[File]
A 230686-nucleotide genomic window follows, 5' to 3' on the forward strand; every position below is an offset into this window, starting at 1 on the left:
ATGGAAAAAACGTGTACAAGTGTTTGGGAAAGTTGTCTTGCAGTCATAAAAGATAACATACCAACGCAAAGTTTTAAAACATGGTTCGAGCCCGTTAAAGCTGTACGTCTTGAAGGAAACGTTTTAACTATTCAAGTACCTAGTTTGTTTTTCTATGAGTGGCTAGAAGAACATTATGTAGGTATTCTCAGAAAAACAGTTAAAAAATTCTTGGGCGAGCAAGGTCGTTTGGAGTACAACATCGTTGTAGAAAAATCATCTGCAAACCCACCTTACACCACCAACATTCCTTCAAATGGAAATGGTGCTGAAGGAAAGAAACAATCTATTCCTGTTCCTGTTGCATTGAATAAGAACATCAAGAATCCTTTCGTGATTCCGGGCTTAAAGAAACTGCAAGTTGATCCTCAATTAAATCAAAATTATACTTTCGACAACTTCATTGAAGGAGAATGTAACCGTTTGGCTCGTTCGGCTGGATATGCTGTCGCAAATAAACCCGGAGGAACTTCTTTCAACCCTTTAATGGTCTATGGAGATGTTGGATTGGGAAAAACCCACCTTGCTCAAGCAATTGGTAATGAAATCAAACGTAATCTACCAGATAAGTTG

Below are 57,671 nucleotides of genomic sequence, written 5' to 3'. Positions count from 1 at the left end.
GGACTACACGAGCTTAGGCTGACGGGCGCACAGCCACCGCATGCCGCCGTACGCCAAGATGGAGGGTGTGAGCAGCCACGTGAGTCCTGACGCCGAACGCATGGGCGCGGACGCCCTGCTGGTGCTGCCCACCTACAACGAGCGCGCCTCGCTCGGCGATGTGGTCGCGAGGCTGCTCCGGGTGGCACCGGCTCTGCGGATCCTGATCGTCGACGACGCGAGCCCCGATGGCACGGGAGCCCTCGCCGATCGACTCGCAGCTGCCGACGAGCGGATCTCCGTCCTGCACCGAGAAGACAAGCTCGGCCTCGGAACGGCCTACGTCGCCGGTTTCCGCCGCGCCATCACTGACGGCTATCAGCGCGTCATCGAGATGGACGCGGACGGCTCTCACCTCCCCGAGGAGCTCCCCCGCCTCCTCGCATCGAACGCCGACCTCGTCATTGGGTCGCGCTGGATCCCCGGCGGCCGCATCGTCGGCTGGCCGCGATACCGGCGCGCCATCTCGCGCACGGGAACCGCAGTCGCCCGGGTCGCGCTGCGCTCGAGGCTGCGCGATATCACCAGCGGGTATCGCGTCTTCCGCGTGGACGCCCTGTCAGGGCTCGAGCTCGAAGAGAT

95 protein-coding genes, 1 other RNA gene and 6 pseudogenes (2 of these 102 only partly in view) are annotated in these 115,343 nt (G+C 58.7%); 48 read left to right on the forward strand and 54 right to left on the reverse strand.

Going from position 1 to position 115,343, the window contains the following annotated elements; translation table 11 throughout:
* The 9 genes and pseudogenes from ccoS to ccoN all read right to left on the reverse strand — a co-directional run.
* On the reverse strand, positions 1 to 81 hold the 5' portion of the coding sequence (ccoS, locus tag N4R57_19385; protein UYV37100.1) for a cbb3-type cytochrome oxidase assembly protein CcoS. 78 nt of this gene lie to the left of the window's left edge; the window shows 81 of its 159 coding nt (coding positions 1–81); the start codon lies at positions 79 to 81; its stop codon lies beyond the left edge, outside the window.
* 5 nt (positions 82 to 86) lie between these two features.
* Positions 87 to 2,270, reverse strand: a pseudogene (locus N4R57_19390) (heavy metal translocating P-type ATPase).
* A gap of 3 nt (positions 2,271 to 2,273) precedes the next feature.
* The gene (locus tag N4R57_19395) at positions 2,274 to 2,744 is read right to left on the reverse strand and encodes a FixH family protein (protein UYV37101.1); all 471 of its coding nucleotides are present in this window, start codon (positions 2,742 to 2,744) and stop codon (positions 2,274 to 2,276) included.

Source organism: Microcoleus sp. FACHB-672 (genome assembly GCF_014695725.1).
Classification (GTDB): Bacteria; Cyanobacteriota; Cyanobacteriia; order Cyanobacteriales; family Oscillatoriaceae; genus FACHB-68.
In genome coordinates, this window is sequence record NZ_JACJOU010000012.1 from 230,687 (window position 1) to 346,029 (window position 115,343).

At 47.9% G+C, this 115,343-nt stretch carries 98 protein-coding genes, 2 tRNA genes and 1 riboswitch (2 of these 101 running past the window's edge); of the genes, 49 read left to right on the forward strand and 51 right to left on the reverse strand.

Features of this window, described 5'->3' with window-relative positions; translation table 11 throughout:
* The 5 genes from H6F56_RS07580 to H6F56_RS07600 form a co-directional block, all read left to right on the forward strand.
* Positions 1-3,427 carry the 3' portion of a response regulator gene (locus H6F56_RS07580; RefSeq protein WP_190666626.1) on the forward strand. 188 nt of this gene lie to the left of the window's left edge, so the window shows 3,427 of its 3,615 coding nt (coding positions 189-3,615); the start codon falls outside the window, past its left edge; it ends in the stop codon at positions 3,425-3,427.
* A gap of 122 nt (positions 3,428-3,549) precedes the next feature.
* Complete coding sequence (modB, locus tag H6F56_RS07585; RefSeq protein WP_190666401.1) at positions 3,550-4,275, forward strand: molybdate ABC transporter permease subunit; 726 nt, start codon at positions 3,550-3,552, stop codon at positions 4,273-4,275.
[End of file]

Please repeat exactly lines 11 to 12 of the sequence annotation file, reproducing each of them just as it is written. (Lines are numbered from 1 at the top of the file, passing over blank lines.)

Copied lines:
* A gap of 3 nt (positions 2,271 to 2,273) precedes the next feature.
* The gene (locus tag N4R57_19395) at positions 2,274 to 2,744 is read right to left on the reverse strand and encodes a FixH family protein (protein UYV37101.1); all 471 of its coding nucleotides are present in this window, start codon (positions 2,742 to 2,744) and stop codon (positions 2,274 to 2,276) included.